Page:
Monday, January 11, 2010

Not Enough Time

In nine seasons at USC, Pete Carroll amassed a record of 97-19 (.836) and won 2 national championships.

When I heard Friday morning that the Seattle Seahawks had fired Jim Mora, my reaction, like everyone else's, was "Hmmmmmmm...that's odd." Afterall, Mora had been handpicked as Mike Holmgren's successor in Seattle and had only been at the helm for one year. Little did I know that, later in the day, it would become evident that it was part of Seattle's scheme to make one of my worst sporting nightmares a reality.

Pete Carroll held a goodbye press conference from Heritage Hall Monday afternoon, formally announcing that he was stepping down as head football coach of the USC Trojans to take over the same position with the Seahawks, and recapping the nine years of great success and great times he enjoyed while at the school.

Great times and great fun times they indeed were, for an entire city, and they're over far too soon.

An arrow was officially pierced through the heart of Los Angeles today, and it's not a Cupid's arrow, because there is nothing at all for this town's football fans to love about this scenario (except for the ones who chant for U-C-L-A).

To call what Carroll rebuilt here at USC a "powerhouse" would be to understate just how dominant the Trojans were in his tenure. Carroll built a dynasty, a machine, leading USC on one of the most jawdropping runs of excellence in the history of college football. After going 6-6 in his first year here in 2001, Carroll's Trojans went 82-9 over the next seven years, winning back-to-back national titles in 2003 (splitting with LSU when the AP voted USC as their season-ending #1) and 2004 and seven consecutive Pac-10 titles. They went 6-1 in BCS Bowl games and produced three Heisman trophy winners. In the 2005 BCS title game versus Texas, they came one epic Vince Young performance away from becoming the first college football team ever to win three straight national titles. In all that time, they did not win fewer than 11 games, and most mind-boggling of all, they lost no games by more than six points. In his first eight seasons at the helm, they lost one game by double-digits: to Notre Dame by 11 in 2001.

It's a sign of the standard of success that was created that USC went 9-4 and won a bowl game this year and the season was considered a catastrophe. They failed to win the conference and suffered two blowout defeats, to Oregon and Stanford. You figured they would get back in the BCS picture, but those big losses made it seem like the end of an era. Could they ever regain the same mystique and swagger?

An era is over in more ways than one now, with Carroll, the face of the school and an icon in the city, out the door, and who knows what about to possibly enter. The timing of his departure seems suspicious. It's cold in Seattle, and while Carroll denies that his decision to leave now was influenced by ongoing NCAA investigations into the Reggie Bush and Joe McKnight scandals...well, if NCAA sanctions are indeed leveled upon the football program, I can envision Trojan Country not being too happy with their beloved Pete.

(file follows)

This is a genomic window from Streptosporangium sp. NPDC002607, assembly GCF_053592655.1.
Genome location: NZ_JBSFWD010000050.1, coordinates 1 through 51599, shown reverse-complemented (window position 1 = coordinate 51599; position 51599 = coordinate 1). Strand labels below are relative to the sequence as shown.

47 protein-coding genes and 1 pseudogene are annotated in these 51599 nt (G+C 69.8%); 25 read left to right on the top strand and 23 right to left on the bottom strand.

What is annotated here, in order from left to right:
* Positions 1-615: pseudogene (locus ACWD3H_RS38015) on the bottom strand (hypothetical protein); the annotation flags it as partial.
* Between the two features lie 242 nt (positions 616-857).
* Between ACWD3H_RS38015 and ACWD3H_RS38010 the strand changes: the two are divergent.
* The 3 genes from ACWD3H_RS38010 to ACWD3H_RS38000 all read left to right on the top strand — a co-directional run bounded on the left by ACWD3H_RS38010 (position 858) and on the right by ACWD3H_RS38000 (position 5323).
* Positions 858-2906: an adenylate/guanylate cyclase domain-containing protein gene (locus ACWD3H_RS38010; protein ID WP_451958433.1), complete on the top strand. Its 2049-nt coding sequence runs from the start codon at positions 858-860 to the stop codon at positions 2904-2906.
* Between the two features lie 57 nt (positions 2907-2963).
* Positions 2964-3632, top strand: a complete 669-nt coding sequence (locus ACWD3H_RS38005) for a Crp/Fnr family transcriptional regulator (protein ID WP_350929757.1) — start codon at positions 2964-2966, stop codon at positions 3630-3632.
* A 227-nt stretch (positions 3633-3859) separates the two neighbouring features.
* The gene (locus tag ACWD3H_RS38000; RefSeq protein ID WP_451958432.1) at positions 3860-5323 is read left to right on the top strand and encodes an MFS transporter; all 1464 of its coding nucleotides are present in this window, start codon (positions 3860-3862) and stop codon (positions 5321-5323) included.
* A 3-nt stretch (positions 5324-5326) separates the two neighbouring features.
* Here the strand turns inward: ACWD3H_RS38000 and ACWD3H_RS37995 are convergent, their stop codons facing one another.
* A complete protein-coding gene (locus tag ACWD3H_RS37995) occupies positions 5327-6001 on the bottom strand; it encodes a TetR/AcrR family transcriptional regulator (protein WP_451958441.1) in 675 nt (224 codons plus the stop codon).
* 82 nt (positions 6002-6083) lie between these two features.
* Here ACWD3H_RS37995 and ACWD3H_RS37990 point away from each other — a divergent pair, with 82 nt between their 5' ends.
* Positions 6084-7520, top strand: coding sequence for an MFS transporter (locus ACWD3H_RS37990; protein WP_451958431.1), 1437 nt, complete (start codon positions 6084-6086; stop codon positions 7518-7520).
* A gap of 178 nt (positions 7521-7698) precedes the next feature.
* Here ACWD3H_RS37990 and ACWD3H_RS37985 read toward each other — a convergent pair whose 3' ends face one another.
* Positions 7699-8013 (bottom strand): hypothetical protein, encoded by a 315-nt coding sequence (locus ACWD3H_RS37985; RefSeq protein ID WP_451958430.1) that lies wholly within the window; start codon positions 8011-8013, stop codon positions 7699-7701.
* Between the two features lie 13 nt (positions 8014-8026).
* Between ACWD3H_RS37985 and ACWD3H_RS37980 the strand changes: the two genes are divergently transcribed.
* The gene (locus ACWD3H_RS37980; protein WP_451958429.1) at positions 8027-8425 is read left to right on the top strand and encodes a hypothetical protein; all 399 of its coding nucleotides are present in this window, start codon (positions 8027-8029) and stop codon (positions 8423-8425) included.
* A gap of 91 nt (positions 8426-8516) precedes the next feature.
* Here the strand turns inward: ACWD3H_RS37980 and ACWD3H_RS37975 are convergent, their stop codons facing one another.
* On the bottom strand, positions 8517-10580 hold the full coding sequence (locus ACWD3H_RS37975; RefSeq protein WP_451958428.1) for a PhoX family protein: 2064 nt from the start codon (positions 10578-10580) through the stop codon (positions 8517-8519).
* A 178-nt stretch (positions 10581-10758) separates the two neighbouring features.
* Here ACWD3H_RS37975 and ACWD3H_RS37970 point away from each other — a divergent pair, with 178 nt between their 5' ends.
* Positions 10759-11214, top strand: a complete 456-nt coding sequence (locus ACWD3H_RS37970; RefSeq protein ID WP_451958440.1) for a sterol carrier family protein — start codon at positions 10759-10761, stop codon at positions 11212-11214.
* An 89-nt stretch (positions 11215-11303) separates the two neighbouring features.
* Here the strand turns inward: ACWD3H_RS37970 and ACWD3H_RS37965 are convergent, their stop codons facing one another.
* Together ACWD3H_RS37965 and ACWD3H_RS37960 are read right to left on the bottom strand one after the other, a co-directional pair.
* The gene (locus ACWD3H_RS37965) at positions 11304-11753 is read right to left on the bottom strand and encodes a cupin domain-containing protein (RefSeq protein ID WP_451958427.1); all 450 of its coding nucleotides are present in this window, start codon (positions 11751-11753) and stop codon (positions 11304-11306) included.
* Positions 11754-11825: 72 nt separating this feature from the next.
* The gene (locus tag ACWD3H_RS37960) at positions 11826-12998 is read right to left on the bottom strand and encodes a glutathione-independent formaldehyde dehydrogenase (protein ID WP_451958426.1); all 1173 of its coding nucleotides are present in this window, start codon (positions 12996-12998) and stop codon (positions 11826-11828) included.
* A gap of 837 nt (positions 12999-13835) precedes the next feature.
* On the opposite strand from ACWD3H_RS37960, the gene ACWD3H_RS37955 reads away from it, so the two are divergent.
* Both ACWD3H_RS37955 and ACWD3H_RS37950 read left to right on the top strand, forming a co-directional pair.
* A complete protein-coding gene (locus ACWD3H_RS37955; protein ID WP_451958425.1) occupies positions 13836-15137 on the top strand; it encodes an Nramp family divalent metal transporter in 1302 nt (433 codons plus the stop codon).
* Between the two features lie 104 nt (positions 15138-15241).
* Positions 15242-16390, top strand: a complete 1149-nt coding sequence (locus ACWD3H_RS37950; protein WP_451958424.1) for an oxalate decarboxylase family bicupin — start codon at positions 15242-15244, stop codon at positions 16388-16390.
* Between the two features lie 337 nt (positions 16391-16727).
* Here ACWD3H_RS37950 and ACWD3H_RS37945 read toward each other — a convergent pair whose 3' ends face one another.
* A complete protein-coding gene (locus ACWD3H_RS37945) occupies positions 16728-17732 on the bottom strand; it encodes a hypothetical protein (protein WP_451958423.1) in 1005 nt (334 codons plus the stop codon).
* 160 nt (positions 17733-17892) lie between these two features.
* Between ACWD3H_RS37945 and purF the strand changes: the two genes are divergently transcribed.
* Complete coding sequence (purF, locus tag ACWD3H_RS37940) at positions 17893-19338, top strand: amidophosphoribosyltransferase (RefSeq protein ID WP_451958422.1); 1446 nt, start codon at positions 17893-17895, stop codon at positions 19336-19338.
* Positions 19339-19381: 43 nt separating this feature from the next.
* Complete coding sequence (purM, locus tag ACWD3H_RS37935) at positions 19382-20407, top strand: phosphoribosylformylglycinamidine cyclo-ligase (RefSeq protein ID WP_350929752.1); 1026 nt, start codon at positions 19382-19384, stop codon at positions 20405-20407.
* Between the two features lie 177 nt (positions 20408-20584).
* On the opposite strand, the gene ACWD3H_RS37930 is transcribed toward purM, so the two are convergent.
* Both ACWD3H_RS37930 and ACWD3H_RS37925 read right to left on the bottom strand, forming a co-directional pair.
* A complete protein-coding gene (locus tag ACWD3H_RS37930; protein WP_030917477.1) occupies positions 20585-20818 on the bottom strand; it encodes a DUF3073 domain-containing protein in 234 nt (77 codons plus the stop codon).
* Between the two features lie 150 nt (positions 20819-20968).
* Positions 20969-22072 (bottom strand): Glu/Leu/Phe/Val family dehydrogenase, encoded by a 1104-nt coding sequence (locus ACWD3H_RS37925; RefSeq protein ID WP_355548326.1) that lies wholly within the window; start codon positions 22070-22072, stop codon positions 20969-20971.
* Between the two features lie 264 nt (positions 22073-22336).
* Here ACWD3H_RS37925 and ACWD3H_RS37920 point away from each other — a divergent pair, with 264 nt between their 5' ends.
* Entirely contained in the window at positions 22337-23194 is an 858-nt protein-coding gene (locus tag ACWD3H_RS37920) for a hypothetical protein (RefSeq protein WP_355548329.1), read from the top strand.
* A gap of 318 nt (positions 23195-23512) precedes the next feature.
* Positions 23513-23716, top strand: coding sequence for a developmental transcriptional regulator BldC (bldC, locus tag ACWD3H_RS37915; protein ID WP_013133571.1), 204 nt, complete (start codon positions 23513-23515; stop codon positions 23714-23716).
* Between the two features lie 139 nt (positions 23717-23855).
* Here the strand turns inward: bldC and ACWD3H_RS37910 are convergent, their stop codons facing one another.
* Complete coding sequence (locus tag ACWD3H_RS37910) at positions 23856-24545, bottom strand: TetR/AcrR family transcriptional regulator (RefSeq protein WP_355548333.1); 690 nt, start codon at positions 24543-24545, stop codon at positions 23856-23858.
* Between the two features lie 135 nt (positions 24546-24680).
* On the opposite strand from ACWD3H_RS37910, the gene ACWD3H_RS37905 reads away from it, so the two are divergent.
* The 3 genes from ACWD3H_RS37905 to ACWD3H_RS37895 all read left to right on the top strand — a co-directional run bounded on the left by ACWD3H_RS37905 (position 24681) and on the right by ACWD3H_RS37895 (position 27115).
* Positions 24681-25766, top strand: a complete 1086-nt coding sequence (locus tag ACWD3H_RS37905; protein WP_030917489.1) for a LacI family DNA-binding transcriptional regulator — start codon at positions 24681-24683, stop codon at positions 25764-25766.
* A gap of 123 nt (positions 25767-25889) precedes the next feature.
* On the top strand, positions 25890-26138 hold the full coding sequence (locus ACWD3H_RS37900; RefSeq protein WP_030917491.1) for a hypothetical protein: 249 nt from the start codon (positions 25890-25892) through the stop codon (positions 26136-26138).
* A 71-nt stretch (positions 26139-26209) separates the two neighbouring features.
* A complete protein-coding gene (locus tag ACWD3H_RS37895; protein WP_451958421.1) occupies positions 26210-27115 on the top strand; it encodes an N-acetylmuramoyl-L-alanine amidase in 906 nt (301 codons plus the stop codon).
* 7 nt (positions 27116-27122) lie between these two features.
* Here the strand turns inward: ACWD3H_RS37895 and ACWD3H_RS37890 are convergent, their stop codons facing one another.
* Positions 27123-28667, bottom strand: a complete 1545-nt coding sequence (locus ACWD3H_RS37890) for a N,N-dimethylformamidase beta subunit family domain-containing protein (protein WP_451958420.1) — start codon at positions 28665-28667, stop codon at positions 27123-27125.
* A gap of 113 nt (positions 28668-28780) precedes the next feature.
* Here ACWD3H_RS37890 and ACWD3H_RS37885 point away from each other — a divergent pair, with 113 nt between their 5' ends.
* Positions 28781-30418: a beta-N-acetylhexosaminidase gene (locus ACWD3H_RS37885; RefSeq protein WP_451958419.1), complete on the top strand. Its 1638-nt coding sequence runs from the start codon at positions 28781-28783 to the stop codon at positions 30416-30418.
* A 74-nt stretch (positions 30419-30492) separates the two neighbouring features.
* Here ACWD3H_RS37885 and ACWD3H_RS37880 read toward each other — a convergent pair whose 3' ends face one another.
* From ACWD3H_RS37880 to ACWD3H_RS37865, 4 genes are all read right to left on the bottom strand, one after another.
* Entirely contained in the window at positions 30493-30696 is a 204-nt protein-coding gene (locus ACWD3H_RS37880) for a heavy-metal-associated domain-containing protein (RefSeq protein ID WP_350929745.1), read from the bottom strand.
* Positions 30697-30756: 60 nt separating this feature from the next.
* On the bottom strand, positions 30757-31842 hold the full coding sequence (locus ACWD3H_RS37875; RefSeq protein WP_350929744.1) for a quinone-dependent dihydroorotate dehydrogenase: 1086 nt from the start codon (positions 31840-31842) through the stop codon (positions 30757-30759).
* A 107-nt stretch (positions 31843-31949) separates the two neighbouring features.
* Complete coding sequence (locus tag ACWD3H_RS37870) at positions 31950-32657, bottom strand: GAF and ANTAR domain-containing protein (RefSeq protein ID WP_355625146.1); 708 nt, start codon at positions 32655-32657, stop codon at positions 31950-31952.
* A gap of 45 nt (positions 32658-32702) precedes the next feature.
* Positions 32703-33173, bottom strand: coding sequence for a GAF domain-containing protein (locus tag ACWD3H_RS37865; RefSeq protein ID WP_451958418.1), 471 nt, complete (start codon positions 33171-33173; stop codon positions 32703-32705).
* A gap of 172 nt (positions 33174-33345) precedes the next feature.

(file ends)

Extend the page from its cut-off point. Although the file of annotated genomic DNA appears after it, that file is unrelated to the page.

But even if he's just trying to beat the tidal wave, I really don't care; I have already chosen to remember all of the good things, all of the fun Carroll recounted at the presser. The team was so influential in the city. No NFL team? No problem. Outside of New England, no city, college or pro, got more joy or cherished moments out of their football team. When Kobe fell from grace and the Lakers fell into mediocrity, it was Matt Leinart who became the city's most popular athlete and the Trojans who became its most popular team. Those Leinart-Bush teams, 2005 especially, transcended college football and became a real Hollywood team, not much un-like the Lakers during the Shaquille O'Neal-Bryant days. And if Leinart and Bush were Shaq and Kobe, then Carroll was Phil Jackson, made for it all. It wouldn't have been the same without him, or been possible. He was huge in the community, too, trying to inspire the troubled young men in this city, taking late night van rides to dangerous neighborhoods and giving pep talks to guys who needed them. He says he will continue his work in the community here, which offers some solace.

It was wishful thinking to believe he would stay here forever; Trojans fans didn't want to believe it, but it was really only a matter of time before he went back to the NFL. He's flirted with multiple pro teams over the past several years and conventional wisdom has always said that he would return. His mantra here was "always compete," and the man is a fierce competitor. His stay in the NFL is often misrepresented as a complete failure, when in actuality he compiled a respectable record of 33-31 with the Patriots and Jets. But it has never been a secret that Carroll was not satisfied with his work there, and was interested in another shot.

"If you know anything about me, you know I can't pass up this challenge," he said Monday.

But he was such a natural fit in the city, so synonymous with the school - in my dreams Carroll was supposed to grow old at USC, like Paterno did in Happy Valley and Bowden did in Tallahassee. There were more games to be won for Carroll at USC, more fun to be had.

But it was always a dream, and for Pete the time was right. He thanked everyone who supported the program during his final press conference at the school Monday. On behalf of everyone he thanked, I'd like to thank him, too.


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